This would be interesting as a distant star would exhibit red-shift unlike something as close as our sun. So until further data such as this, we just have the single experiment. Which from my limited understanding, would give the data to draw some solid conclusions. Exciting stuff, and I could only speculate upon the results, though somebody more up upon the matter may well have some better insights.
Though it may well be a way to measure distances more accurately would be my limited take away from this. Maybe not, but certainly something going on here that will enhance our understanding of physics on all levels.
I gather this experiment somehow entangles photons from the sun with photons produced by the experimenters, but they're already here when that happens right? So how does the distance come into play. I think I'm probably looking at it too "classically".
It looks like the keyword in the title was light "sources" that are 150 Million Kilometers apart. I didn't catch that at first.
Exactly. They are testing if photons on Earth are the same as those produced in the Sun - a very simple test of the translation invariance of the laws of quantum physics.
> If you couldn't entangle them, what would that mean?
If such experiments failed despite repeated efforts, then maybe the laws of quantum physics are not invariant under translation as far as 150M kilometers.
Note that we communicate with Voyager crafts for instance using classical EM waves, so presumably the laws of classical EM work the same as far as the edge of the solar system.
To me, the surprise is that identical pairs always take the same path.
Oh no. It is definitely possible to entangle two photons from two different sources. Say two hydrogen atoms emit a photon each; then you just need a non-linear crystal to entangle them, or use linear crystals and post-select good results. Here is a recent example for the latter for quantum repeaters , though this has been done for decades now. And making two different photon sources indistinguishable (or controllably-distinguishable) is like the first thing you do in a quantum optics lab.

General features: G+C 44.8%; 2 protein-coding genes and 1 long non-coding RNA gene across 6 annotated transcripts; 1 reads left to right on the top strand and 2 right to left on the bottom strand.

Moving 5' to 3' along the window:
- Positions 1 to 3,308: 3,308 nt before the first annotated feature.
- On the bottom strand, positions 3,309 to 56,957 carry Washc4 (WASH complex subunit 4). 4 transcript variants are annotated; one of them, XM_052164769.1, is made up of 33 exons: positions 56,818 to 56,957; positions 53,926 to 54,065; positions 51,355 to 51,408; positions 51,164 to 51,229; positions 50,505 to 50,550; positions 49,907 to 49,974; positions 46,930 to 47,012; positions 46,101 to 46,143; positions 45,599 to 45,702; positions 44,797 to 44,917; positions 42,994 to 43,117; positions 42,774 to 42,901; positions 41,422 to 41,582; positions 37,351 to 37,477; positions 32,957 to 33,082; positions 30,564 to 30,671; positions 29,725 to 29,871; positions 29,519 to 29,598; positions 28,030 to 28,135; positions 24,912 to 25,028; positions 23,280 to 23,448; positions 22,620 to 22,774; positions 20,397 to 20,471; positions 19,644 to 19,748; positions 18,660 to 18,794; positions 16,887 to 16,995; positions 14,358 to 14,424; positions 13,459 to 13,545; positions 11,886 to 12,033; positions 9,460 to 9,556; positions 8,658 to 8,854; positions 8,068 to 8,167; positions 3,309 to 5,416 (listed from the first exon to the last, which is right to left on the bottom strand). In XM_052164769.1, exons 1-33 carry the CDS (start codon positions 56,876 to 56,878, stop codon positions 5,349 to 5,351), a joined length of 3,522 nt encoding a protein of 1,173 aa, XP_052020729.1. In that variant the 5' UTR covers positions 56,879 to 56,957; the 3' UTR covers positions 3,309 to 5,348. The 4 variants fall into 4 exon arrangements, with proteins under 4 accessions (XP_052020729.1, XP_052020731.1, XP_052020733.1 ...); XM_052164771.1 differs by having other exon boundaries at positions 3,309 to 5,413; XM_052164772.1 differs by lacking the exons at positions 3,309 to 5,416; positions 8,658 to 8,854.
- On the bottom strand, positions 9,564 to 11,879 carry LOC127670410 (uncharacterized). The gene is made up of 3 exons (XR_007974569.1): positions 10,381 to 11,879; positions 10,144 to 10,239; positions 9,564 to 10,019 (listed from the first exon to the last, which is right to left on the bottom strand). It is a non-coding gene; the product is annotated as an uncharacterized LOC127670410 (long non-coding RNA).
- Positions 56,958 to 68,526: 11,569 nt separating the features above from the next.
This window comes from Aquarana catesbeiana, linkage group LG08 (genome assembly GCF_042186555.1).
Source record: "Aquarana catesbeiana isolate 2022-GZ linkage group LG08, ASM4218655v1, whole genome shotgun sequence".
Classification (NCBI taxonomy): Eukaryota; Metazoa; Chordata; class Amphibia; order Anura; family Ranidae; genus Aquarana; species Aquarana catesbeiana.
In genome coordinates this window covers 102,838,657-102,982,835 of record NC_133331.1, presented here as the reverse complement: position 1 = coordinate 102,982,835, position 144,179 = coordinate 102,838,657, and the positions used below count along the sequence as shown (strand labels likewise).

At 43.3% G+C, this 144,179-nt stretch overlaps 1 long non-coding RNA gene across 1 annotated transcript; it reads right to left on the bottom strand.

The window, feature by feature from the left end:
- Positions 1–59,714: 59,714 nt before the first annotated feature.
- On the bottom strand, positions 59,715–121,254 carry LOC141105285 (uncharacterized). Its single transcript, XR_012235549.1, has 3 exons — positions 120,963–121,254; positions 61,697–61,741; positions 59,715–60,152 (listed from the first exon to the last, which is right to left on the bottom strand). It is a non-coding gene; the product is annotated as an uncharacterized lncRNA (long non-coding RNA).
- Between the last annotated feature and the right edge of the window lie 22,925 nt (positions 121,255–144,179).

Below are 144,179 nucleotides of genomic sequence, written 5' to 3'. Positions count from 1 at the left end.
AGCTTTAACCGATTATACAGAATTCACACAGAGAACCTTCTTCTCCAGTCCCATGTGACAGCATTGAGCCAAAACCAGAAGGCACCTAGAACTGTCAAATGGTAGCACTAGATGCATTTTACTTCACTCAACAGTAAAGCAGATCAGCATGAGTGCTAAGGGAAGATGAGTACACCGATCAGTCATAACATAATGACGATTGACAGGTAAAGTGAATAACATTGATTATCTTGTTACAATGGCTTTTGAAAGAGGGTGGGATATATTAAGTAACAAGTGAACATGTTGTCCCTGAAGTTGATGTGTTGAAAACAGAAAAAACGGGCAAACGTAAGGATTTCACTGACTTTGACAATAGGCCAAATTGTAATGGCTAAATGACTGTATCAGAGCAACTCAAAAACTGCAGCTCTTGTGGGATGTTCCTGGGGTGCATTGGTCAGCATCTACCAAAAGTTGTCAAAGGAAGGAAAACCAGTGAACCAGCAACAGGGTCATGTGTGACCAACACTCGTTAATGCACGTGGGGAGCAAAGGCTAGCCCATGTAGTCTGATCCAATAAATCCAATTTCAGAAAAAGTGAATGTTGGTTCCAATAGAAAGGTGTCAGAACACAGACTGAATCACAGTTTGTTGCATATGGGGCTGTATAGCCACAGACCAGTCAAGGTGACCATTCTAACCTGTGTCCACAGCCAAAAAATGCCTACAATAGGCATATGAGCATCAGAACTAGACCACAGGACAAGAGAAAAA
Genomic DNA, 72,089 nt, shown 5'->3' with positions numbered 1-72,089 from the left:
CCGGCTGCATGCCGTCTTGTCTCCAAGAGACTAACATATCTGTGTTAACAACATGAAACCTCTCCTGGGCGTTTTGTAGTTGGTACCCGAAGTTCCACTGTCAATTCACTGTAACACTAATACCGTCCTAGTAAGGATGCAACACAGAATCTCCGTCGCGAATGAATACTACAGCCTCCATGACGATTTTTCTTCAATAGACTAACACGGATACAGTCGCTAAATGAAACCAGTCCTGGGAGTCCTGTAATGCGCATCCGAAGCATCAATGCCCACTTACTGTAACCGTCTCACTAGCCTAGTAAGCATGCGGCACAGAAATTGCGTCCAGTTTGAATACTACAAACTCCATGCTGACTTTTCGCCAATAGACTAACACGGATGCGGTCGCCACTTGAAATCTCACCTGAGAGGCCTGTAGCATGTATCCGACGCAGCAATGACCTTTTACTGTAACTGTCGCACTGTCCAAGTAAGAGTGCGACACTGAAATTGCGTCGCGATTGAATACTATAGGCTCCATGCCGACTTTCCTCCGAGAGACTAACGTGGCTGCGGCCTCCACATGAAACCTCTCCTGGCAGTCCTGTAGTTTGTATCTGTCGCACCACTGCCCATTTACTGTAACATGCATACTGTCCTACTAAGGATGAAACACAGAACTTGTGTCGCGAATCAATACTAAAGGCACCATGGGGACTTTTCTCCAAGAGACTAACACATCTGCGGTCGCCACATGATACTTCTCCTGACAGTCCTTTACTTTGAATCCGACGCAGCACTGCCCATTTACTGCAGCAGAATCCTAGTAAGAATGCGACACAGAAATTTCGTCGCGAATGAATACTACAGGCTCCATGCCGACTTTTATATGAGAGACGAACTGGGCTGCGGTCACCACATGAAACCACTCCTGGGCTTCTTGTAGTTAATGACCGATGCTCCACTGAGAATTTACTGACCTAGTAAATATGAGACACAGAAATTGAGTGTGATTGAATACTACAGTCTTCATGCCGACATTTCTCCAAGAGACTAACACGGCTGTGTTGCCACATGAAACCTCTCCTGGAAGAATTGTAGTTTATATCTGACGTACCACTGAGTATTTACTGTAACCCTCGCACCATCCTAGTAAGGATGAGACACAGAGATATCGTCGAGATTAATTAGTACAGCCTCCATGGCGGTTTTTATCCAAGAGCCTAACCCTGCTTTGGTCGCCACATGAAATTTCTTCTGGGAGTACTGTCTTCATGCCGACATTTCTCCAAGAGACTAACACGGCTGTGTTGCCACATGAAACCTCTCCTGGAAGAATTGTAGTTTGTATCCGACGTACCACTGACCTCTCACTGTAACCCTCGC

> I also understood entanglement...
That's not a correct way to think of entanglement. Two particles are (maximally) entangled if
(1) you do the same measurement on the two particles, the results are (perfectly) correlated.
(2) if you do orthogonal measurements on the two particles, the results are (perfectly) uncorrelated.
And all this happens in a way that no local classical theory can explain.
The important part of the paper is the first result about two-photon interference. It shows that two photons from Sun and Earth can be made indistinguishable from each other and hence show maximum interference. This is evidence for the postulate of quantum theory that all photons (or other fundamental particles) can be made identical to each other.
 that take care of all prerequisite conditions of Bell's theorem. Also called loop-hole free Bell experiments. See https://en.wikipedia.org/wiki/Bell_test_experiments#Hensen_e...